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If students can’t choose their pronoun, perhaps they should be assigned a number | Letters
Here’s what readers are saying in Friday’s letters to the editor.
 
A Pride flag billows in the wind as students go to join a protest at Gaither High School in Tampa last year against the Parental Rights in Education Act, also known as the Don’t Say Gay bill. This week, a Florida House panel backed a proposal that would expand the law barring instruction about sexual orientation and gender identity in early grades and restrict the way students and teachers can use their preferred pronouns in schools.
A Pride flag billows in the wind as students go to join a protest at Gaither High School in Tampa last year against the Parental Rights in Education Act, also known as the Don’t Say Gay bill. This week, a Florida House panel backed a proposal that would expand the law barring instruction about sexual orientation and gender identity in early grades and restrict the way students and teachers can use their preferred pronouns in schools. [ IVY CEBALLO | Times ]
Published March 17, 2023

Students, take a number

Florida bill to restrict preferred pronouns in schools advances | March 16

I have a solution to the problem facing teachers who will not be allowed to ask what pronoun a student wishes to use. As students will not have the freedom to be called by a name of their choice, why not just assign each student a number when they enter the Florida school system? They will be known simply as “number such and such.” Who knows? As in the old TV sci-fi show, “The Prisoner,” some may proclaim, “I am not a number! I am a free man!”

Ramille Matsoukis, Clearwater

Binding arbitration on insurance

In hurricane-prone Florida, an idea to make property insurance more competitive | Editorial, March 12

I propose that one solution to the rising costs of all lines of insurance, whether homeowners or auto, is to substitute binding arbitration as the primary means of settling disputes between policyholders and their insurers. A three-person panel composed of one arbitrator chosen by the policyholder, one by the insurer and one agreed to by both sides can render an opinion in considerably less time and at much lower cost than civil litigation. Right now, the principal winners in insurance litigation are lawyers who walk away with fat contingency fees and attorneys fees, not policyholders or insurance companies. A Florida law passed in December made binding arbitration an option for homeowners in return for a discount, but how about making binding arbitration mandatory for all new insurance policies?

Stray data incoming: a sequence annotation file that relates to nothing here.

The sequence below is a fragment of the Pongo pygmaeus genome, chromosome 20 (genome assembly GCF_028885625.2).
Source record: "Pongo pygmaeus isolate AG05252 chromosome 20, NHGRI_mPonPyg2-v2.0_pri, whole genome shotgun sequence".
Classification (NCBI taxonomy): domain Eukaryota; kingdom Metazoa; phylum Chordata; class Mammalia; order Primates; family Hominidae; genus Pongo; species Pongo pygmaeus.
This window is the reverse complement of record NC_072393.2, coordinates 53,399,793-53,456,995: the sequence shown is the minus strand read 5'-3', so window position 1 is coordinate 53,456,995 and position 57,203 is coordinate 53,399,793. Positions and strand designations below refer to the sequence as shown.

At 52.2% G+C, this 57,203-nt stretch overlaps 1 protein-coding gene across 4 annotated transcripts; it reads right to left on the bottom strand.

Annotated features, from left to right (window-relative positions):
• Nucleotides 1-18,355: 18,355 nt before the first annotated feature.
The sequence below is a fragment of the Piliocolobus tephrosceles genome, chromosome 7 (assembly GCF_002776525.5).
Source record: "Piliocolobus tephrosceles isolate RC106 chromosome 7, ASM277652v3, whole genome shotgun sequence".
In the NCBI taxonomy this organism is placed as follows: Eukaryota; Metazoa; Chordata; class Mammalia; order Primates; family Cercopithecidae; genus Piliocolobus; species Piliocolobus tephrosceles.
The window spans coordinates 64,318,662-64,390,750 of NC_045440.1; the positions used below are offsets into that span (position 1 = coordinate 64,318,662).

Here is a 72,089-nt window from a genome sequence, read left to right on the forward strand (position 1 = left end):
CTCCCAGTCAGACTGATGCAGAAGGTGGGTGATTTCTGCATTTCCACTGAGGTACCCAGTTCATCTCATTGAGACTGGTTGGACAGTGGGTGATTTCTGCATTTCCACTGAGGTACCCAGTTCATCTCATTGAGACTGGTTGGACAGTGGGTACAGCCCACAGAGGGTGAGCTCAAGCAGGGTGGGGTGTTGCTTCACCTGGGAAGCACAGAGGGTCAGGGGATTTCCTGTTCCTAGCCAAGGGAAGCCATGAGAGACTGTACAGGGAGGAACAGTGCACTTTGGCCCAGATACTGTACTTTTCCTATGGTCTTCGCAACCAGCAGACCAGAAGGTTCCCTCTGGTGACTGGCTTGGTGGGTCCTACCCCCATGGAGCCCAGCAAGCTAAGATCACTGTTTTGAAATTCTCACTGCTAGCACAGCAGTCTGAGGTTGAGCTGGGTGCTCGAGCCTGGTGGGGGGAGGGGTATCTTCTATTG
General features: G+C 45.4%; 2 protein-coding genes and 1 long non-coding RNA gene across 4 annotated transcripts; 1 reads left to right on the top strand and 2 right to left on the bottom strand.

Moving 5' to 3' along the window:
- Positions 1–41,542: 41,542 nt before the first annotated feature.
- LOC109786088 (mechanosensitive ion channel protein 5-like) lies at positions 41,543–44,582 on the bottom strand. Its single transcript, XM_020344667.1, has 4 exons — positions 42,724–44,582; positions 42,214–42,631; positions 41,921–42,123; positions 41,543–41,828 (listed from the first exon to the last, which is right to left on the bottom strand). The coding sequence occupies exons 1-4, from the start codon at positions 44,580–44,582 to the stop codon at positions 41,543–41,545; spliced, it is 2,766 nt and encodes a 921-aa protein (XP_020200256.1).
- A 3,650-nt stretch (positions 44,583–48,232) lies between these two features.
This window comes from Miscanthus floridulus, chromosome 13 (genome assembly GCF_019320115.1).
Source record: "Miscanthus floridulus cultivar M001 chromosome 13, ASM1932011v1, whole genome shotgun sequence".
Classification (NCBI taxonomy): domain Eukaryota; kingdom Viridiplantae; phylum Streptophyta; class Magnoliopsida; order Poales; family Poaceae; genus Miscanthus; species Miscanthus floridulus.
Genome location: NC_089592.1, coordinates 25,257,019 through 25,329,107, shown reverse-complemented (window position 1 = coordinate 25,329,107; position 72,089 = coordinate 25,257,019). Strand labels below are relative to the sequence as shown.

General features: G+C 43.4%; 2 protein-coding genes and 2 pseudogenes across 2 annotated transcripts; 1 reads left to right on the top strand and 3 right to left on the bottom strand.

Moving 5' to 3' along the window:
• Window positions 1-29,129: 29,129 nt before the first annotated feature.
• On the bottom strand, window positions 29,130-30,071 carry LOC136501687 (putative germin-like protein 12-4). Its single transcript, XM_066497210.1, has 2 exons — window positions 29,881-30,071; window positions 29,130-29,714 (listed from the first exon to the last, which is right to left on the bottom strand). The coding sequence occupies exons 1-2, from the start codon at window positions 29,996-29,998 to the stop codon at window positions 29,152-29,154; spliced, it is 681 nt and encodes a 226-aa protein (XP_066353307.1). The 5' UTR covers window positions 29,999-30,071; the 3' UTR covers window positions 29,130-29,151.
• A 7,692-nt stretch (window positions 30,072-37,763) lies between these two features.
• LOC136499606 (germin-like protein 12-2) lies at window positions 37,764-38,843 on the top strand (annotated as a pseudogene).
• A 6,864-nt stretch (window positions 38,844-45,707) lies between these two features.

Marlene Stein, Boynton Beach

Ukraine is a vital interest

Has Ron DeSantis changed his stance on Ukraine? | PolitiFact, March 15

Gov. Ron DeSantis recently asserted that defending Ukraine against Russian aggression is not in the United States’ “vital interest” — an unusual comment indeed coming from a former naval officer and one-time member of Congress. Has the tyro of Tallahassee forgotten the lessons of nine decades ago when British Prime Minister Neville Chamberlain’s appeasement of Adolf Hitler failed to dissuade him from annexing Czechoslovakia’s Sudetenland and all of Austria? In his quest to effectively reestablish the old Soviet Union as a reconstituted Russian Empire, Vladimir Putin has already occupied parts of Georgia and Moldova, not to mention Crimea and Ukraine’s eastern Donbas region. If he is permitted to carry out his designs on the rest of Ukraine, which country’s border will his forces cross next?

Fred Kalhammer, Sun City Center